Yuhan-Kimberly Ltd., a manufacturer of sanitary products in South Korea, has been cleared of suspicion that it used market dominance to raise the price of its sanitary pads, the country’s antitrust watchdog said on Wednesday.
The Korea Fair Trade Commission (FTC) investigated Yuhan-Kimberly on any monopolistic abuses and concluded that its increases in the retail prices of sanitary pads did not violate the country’s fair trade law.
The antitrust agency studied the price tags of 127 women’s essential products sold by Yuhan-Kimberly from January 2010 to August 2018 upon identifying its dominant market share of 46.6 percent .
Over the eight years, the company pushed up prices higher than it normally does with new products. Of 140 price hikes, 38 were made on existing labels. Price gain averaged 3.9 percent with maximum 7.1 percent.
The remaining 102 hikes were made on new or renewal products - with an average increase rate of 8.4 percent and the highest 77.9 percent.
Study showed that Yuhan-Kimberly raised the price of its sanitary pads by 20 percent or more on five occasions during the cited period.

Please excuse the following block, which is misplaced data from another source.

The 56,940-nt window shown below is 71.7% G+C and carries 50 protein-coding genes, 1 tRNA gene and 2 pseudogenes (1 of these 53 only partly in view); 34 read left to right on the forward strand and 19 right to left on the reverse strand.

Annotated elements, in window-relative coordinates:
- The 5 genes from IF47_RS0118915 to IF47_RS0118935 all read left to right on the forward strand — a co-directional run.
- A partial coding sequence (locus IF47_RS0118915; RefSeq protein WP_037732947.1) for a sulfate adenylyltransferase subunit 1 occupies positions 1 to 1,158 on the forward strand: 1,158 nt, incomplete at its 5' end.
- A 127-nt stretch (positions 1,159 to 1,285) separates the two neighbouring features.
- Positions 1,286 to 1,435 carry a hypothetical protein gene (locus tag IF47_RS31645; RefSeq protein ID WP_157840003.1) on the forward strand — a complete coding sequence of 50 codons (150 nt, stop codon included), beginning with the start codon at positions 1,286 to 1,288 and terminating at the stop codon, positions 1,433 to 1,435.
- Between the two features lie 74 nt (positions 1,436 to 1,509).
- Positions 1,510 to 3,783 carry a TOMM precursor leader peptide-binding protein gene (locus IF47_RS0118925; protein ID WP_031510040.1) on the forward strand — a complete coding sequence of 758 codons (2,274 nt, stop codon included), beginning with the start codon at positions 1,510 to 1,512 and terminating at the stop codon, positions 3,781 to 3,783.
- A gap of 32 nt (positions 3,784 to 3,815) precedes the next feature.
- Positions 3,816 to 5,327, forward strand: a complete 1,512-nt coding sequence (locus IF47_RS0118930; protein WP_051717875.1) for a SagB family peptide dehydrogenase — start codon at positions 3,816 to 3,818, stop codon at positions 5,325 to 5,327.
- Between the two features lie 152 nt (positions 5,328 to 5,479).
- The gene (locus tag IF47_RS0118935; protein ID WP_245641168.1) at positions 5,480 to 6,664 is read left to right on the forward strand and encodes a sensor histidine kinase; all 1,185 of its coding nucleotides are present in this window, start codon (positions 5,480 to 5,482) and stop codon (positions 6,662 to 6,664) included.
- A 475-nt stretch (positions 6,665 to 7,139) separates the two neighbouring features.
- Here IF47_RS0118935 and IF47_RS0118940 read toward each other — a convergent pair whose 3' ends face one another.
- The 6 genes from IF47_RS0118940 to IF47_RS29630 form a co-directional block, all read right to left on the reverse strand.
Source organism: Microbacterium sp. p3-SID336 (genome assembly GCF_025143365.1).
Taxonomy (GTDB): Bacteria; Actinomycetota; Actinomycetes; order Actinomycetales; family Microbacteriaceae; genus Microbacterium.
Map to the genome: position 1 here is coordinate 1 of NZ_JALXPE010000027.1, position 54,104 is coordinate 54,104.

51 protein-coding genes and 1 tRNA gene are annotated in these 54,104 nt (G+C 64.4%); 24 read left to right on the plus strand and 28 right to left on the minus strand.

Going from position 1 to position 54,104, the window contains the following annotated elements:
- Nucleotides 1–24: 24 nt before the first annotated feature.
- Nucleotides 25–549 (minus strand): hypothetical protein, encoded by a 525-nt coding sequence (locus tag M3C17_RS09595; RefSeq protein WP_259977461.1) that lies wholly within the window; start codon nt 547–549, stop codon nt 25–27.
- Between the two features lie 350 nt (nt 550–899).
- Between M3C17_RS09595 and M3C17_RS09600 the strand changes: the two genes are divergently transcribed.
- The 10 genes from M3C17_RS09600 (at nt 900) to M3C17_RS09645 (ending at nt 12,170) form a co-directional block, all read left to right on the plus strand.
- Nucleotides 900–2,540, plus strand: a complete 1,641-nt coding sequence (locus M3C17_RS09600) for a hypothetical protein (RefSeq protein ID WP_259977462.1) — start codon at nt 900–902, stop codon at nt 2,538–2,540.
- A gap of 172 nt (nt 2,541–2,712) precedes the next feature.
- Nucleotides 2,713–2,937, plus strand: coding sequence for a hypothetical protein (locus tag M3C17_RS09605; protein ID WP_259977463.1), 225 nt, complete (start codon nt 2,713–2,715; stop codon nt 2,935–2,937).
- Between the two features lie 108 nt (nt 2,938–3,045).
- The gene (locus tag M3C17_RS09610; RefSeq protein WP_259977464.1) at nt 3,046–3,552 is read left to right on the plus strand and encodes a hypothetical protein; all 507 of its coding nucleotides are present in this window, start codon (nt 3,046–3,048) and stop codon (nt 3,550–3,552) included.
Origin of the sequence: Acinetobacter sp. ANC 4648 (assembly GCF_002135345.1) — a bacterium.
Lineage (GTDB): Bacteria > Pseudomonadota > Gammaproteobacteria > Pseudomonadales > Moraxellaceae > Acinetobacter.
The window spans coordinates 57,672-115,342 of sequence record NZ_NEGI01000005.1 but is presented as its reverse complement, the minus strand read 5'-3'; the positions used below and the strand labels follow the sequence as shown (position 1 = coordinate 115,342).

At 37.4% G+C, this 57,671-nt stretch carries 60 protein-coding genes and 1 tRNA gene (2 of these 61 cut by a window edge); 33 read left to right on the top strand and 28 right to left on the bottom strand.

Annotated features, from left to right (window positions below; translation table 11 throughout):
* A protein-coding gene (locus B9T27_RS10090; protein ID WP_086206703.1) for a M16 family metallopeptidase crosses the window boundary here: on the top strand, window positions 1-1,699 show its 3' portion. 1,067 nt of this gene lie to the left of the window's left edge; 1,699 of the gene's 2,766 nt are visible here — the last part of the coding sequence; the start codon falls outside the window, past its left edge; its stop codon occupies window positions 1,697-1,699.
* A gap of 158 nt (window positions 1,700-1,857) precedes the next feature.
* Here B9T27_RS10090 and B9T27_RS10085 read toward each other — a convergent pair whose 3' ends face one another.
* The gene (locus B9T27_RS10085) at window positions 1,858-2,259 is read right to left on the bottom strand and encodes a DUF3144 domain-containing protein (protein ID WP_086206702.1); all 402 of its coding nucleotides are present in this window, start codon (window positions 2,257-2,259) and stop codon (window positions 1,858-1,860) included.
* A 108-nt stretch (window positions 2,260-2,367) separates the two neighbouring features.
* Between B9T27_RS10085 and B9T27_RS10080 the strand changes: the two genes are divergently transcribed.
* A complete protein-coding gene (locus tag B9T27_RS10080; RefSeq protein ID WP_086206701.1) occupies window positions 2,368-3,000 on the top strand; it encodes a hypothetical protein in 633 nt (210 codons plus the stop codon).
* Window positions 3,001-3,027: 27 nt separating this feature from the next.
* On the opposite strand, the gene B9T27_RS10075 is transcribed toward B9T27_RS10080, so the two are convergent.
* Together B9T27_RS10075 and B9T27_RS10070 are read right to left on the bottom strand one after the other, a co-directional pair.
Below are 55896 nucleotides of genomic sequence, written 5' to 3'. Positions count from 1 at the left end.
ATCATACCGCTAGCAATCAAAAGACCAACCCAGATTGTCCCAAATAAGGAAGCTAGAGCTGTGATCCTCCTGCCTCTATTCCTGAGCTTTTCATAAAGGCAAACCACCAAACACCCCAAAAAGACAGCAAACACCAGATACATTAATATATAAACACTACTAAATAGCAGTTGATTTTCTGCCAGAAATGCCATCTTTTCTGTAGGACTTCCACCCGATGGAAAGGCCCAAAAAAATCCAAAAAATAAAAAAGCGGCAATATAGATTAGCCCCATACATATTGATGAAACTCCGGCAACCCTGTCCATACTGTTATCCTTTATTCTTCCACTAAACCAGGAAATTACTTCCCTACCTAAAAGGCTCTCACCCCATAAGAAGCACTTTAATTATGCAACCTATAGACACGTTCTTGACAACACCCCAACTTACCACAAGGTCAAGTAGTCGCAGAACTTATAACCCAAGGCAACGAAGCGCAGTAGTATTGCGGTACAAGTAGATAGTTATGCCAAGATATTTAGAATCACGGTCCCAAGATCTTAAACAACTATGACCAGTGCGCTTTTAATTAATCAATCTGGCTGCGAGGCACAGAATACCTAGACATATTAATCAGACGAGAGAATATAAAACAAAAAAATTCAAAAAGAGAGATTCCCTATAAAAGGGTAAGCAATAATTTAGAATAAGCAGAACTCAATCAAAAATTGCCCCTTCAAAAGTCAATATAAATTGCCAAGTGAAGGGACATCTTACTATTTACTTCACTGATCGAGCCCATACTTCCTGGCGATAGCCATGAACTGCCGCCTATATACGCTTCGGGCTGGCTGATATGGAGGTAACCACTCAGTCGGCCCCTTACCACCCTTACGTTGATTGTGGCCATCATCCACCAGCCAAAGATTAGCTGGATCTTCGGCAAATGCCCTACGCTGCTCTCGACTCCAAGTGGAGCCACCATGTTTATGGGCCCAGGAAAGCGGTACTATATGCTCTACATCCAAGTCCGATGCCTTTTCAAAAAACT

The FTC, however, judged that the price increase reflected higher costs in materials and manufacturing. Supply price rose 19.7 percent last year from 2010 and the purchase unit price rose 12.1 percent. Materials cost rose 12 percent and manufacturing cost 25.8 percent.
The FTC can regulate a producer when deemed retail prices changes are extraordinary against market and cost conditions.
The FTC also discovered that Koreans sanitary napkins bore higher price tags than products sold in the United States, Japan, China, France, and the United Kingdom, but actually sell cheaper as they are mostly sold at discounts.
By Seok Min-soo and Lee Eun-joo
[ⓒ Pulse by Maeil Business News Korea & mk.co.kr, All rights reserved]